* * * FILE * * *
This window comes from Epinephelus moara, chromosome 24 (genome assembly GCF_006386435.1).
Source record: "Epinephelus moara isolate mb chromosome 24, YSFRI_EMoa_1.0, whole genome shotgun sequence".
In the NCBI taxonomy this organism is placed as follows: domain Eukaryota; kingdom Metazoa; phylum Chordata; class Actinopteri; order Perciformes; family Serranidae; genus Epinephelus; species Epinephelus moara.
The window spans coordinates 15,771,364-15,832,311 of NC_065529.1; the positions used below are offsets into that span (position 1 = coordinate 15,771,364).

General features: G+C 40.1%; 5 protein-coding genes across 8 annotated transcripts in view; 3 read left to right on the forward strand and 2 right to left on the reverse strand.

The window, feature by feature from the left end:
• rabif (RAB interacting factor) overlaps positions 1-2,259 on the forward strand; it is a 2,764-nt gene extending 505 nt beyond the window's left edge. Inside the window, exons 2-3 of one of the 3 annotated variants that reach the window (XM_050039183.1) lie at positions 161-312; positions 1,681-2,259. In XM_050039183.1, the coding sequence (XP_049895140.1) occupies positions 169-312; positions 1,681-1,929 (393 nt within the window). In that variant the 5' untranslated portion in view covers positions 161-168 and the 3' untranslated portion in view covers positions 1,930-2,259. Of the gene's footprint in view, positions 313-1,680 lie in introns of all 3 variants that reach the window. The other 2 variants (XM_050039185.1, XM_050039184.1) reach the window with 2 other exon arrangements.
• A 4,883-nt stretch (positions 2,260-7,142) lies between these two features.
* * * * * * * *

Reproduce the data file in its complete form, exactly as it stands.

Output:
This window comes from Epinephelus moara, chromosome 24 (genome assembly GCF_006386435.1).
Source record: "Epinephelus moara isolate mb chromosome 24, YSFRI_EMoa_1.0, whole genome shotgun sequence".
In the NCBI taxonomy this organism is placed as follows: domain Eukaryota; kingdom Metazoa; phylum Chordata; class Actinopteri; order Perciformes; family Serranidae; genus Epinephelus; species Epinephelus moara.
The window spans coordinates 15,771,364-15,832,311 of NC_065529.1; the positions used below are offsets into that span (position 1 = coordinate 15,771,364).

General features: G+C 40.1%; 5 protein-coding genes across 8 annotated transcripts in view; 3 read left to right on the forward strand and 2 right to left on the reverse strand.

The window, feature by feature from the left end:
• rabif (RAB interacting factor) overlaps positions 1-2,259 on the forward strand; it is a 2,764-nt gene extending 505 nt beyond the window's left edge. Inside the window, exons 2-3 of one of the 3 annotated variants that reach the window (XM_050039183.1) lie at positions 161-312; positions 1,681-2,259. In XM_050039183.1, the coding sequence (XP_049895140.1) occupies positions 169-312; positions 1,681-1,929 (393 nt within the window). In that variant the 5' untranslated portion in view covers positions 161-168 and the 3' untranslated portion in view covers positions 1,930-2,259. Of the gene's footprint in view, positions 313-1,680 lie in introns of all 3 variants that reach the window. The other 2 variants (XM_050039185.1, XM_050039184.1) reach the window with 2 other exon arrangements.
• A 4,883-nt stretch (positions 2,260-7,142) lies between these two features.